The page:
Posts Tagged ‘enunciation’

Enunciation is a skill worth developing in your effort to market your books

I once had a colleague who was a voice coach. Her business, in fact, was Vocal Intelligence. Pam regularly asserted that people who learn to properly enunciate are perceived to be more intelligent – whether they are or not – and, more often than not achieve more promotions and professional accolades than lazy speakers who have not bothered to develop proper vocal skills.

"Speak clearly, if you speak at all; carve every word before you let it fall." — Oliver Wendell Holmes, Sr.

“Speak clearly, if you speak at all; carve every word before you let it fall.” — Oliver Wendell Holmes, Sr.

I was recently discussing this concept with some friends and colleagues and was reminded of a man I met in Toastmasters who runs a pitching school for aspiring baseball players. He had once upon a time made it to The Big Show, pitching 3.2 innings (11 outs for those keeping track) for the Boston Red Sox in the 1970s. This fellow didn’t stay with Toastmasters long, but one of his big enunciation boo-boos has stayed with me because it was memorable. Unfortunately, I’m sure he’s not alone in committing it.

One teaching tool in Toastmasters is the assignment of a “grammarian” at every meeting, one person whose job it is to listen for excellent uses of grammar, as well as those instances that could use some improvement. One time as grammarian, I caught my ballplayer friend using the term “ahmunna.” Any guesses as to what he was actually trying to say? How about I AM GOING TO? Five syllables condensed down to two or three, depending. Now he may be going gangbusters with his pitching school, but I can virtually guarantee he’d do even better if he made proper vocal skills a priority.

And so can you, when it comes to pitching (ha – what a great tie-in/pun!) your book. Whether you are speaking one-on-one in a 30-second elevator speech, giving a 30-second commercial at your favorite networking group, giving a radio or television interview, or giving a workshop or keynote speech, your enunciation should be a key component of your speaking (and marketing) strategy.

Want an example of the difference between excellent enunciation and someone who sloppily drops their -ings at the ends of words? Just go out into the world and start listening. In fact, read the last few sentences out loud in your natural style. Don’t over- or under-emphasize any aspect. Just say the words out loud. If you like, record yourself doing it, so you get a baseline for how you sound. Then go over and check out Jade Joddle on YouTube. OK, she’s British – but that shouldn’t affect your appreciation for her amazing diction and enunciation. And she’s got 75 videos on many different aspects of vocal quality that can help you improve your own speech patterns. Some are better, and more germane to this subject, than others – but there are many from which to choose. I think if all you do is make an effort to modulate and complete the ends of your words like Jade does, you’ll find your speaking skills vastly improved.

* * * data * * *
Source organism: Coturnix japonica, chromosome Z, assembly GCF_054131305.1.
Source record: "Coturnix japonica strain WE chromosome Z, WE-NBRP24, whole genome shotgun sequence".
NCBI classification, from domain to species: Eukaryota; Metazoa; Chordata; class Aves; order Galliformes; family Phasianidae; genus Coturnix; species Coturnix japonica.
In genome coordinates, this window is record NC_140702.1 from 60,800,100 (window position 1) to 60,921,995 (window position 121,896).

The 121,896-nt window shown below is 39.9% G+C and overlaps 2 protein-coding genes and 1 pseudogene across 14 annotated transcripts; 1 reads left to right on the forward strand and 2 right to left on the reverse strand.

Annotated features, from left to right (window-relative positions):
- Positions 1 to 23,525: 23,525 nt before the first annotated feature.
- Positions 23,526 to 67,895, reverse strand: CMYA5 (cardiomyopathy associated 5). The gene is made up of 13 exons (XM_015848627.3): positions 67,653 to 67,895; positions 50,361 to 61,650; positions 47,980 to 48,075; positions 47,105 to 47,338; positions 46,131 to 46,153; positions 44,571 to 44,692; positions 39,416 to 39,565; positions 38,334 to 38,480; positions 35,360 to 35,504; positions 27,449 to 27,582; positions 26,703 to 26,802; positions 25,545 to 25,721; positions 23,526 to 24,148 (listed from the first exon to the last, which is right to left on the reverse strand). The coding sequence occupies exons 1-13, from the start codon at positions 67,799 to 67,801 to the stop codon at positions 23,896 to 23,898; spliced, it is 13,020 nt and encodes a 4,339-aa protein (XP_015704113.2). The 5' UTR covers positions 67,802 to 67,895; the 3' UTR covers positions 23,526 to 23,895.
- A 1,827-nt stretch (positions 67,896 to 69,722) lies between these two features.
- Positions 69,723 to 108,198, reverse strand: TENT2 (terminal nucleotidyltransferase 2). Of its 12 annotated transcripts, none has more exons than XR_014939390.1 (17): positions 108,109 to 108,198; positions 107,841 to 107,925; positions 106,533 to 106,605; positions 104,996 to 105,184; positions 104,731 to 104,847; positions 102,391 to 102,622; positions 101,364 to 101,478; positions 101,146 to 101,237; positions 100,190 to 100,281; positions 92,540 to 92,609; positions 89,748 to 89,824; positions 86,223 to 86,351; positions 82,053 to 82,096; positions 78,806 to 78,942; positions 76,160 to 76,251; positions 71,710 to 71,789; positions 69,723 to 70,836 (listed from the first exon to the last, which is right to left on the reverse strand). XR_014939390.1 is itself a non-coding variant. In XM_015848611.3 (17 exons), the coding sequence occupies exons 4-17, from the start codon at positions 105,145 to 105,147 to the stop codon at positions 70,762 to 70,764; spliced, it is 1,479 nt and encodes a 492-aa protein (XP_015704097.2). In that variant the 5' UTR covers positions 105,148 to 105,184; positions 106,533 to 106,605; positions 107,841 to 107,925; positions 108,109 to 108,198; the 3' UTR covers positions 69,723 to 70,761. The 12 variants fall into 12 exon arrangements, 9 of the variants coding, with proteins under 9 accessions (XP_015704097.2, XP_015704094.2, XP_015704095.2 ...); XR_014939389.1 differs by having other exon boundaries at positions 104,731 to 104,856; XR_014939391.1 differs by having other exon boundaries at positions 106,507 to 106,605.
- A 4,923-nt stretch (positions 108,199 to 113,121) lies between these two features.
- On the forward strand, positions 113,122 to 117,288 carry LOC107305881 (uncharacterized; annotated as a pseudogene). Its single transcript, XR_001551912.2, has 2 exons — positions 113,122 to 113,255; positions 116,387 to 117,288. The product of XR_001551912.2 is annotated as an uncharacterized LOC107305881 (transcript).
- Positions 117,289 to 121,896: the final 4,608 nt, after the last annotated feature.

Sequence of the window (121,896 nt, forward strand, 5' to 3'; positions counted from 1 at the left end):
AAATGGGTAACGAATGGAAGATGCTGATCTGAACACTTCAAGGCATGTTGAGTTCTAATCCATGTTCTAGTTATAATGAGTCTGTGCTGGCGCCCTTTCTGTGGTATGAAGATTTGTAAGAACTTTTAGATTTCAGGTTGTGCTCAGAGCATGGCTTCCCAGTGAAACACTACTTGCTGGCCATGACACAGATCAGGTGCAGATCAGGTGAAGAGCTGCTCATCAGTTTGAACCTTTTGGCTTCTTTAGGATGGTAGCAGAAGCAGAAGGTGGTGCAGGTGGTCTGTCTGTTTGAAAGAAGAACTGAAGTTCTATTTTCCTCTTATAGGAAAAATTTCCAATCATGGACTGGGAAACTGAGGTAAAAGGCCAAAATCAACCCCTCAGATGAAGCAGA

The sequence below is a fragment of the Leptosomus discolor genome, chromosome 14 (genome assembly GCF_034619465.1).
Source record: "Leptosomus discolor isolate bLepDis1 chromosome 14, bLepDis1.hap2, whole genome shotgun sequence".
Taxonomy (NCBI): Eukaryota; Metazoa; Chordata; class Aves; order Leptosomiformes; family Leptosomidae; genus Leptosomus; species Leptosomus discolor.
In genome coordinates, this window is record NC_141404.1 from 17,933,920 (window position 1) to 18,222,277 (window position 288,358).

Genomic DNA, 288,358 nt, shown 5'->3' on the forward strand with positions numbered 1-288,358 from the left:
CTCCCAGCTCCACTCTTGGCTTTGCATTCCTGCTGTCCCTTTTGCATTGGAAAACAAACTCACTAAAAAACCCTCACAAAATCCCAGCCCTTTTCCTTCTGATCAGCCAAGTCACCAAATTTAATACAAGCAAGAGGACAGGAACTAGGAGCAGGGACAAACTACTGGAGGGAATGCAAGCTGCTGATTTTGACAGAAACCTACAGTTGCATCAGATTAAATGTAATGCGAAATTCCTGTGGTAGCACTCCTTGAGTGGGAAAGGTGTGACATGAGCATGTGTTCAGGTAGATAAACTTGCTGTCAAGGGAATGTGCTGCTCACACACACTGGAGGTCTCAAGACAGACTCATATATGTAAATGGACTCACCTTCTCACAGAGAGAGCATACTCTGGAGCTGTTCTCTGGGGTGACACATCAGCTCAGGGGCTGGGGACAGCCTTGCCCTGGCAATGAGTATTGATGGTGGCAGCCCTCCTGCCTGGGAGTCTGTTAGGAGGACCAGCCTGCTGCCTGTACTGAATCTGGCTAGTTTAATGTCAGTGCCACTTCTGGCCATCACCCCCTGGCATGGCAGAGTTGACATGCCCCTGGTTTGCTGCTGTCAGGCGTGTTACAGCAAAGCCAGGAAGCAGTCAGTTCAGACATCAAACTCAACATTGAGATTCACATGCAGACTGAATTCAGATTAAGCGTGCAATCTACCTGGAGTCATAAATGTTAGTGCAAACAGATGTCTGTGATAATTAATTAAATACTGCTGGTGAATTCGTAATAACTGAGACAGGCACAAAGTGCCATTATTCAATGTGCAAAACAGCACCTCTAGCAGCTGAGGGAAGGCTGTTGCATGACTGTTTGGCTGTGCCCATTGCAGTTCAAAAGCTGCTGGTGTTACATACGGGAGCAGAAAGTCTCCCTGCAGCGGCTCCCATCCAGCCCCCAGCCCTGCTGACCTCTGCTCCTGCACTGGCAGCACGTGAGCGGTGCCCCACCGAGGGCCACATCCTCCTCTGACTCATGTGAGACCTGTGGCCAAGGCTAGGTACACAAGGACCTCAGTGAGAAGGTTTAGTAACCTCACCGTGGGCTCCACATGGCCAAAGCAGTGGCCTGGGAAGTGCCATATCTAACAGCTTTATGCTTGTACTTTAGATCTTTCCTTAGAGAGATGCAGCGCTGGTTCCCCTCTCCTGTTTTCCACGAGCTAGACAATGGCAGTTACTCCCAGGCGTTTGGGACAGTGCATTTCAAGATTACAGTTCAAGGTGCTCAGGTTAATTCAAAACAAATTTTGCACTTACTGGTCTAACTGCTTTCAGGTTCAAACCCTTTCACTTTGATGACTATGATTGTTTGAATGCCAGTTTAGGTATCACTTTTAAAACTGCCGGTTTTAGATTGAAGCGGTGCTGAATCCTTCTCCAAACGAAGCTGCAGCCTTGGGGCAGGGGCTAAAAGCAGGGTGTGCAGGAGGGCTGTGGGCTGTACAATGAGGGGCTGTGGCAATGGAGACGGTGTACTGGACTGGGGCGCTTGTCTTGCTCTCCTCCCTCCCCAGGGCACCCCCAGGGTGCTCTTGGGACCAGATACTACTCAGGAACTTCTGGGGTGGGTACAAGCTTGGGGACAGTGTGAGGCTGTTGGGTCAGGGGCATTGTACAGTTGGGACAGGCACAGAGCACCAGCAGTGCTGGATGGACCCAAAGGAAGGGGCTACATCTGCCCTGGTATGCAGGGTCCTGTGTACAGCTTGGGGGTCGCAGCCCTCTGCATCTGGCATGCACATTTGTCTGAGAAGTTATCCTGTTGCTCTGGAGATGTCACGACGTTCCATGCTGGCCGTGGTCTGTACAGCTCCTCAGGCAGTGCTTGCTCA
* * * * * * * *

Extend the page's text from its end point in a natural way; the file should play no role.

More than anything, your goal is to have people understand you when you speak. But important secondary goals might be to have them take note of you as a speaker, to remark that you are a good speaker, and/or to recommend you as a speaker to others. None of that will happen if you say writin’ instead of writing, fir instead of for, or gonna instead of going to.

If you really intend to use your book as a means of jump-starting a public speaking career or, conversely, speaking to sell more books, you might want to invest in a voice coach who can help you get the rest of the way toward your goal. Do your research and due diligence. Get references from past students, and where possible, look at before-and-after video comparisons of where the student started before hiring the coach, and where he or she is today.

Here’s to speaking your way to success!



Summer Author Event

PHOENIX-AREA AUTHORS: If you or someone you know is an author in Phoenix, please consider participating in the Summer Author Event on August 16. This multi-author book signing and meet-and-greet will put you in front of hundreds of readers in a casual environment where you can sell and sign books. There are three levels of participation. The first 100 attendees will receive goody bags – and for just $25, you can put a promo for your book into the goody bags!  Learn more or register at SummerAuthorEvent.com.


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